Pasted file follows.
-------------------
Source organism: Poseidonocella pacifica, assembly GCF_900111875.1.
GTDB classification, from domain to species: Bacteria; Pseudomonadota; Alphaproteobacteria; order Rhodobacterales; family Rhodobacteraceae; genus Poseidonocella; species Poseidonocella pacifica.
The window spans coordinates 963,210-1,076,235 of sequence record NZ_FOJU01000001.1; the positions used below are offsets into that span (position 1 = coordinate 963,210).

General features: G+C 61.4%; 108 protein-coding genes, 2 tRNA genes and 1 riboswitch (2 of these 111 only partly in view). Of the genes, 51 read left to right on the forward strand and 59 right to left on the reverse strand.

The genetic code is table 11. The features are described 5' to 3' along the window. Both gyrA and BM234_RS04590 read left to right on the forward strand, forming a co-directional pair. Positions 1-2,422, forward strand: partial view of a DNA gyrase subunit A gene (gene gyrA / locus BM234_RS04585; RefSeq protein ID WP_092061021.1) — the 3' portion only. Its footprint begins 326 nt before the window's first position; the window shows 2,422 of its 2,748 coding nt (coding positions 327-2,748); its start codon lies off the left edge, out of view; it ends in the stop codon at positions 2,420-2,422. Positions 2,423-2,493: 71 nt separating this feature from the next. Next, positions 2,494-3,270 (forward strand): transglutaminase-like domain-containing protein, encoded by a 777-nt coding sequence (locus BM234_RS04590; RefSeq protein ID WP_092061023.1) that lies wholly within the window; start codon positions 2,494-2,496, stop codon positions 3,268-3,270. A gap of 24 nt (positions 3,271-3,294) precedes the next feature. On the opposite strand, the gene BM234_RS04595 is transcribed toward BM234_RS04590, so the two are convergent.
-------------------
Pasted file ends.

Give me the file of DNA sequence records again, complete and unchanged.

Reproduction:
Source organism: Poseidonocella pacifica, assembly GCF_900111875.1.
GTDB classification, from domain to species: Bacteria; Pseudomonadota; Alphaproteobacteria; order Rhodobacterales; family Rhodobacteraceae; genus Poseidonocella; species Poseidonocella pacifica.
The window spans coordinates 963,210-1,076,235 of sequence record NZ_FOJU01000001.1; the positions used below are offsets into that span (position 1 = coordinate 963,210).

General features: G+C 61.4%; 108 protein-coding genes, 2 tRNA genes and 1 riboswitch (2 of these 111 only partly in view). Of the genes, 51 read left to right on the forward strand and 59 right to left on the reverse strand.

The genetic code is table 11. The features are described 5' to 3' along the window. Both gyrA and BM234_RS04590 read left to right on the forward strand, forming a co-directional pair. Positions 1-2,422, forward strand: partial view of a DNA gyrase subunit A gene (gene gyrA / locus BM234_RS04585; RefSeq protein ID WP_092061021.1) — the 3' portion only. Its footprint begins 326 nt before the window's first position; the window shows 2,422 of its 2,748 coding nt (coding positions 327-2,748); its start codon lies off the left edge, out of view; it ends in the stop codon at positions 2,420-2,422. Positions 2,423-2,493: 71 nt separating this feature from the next. Next, positions 2,494-3,270 (forward strand): transglutaminase-like domain-containing protein, encoded by a 777-nt coding sequence (locus BM234_RS04590; RefSeq protein ID WP_092061023.1) that lies wholly within the window; start codon positions 2,494-2,496, stop codon positions 3,268-3,270. A gap of 24 nt (positions 3,271-3,294) precedes the next feature. On the opposite strand, the gene BM234_RS04595 is transcribed toward BM234_RS04590, so the two are convergent.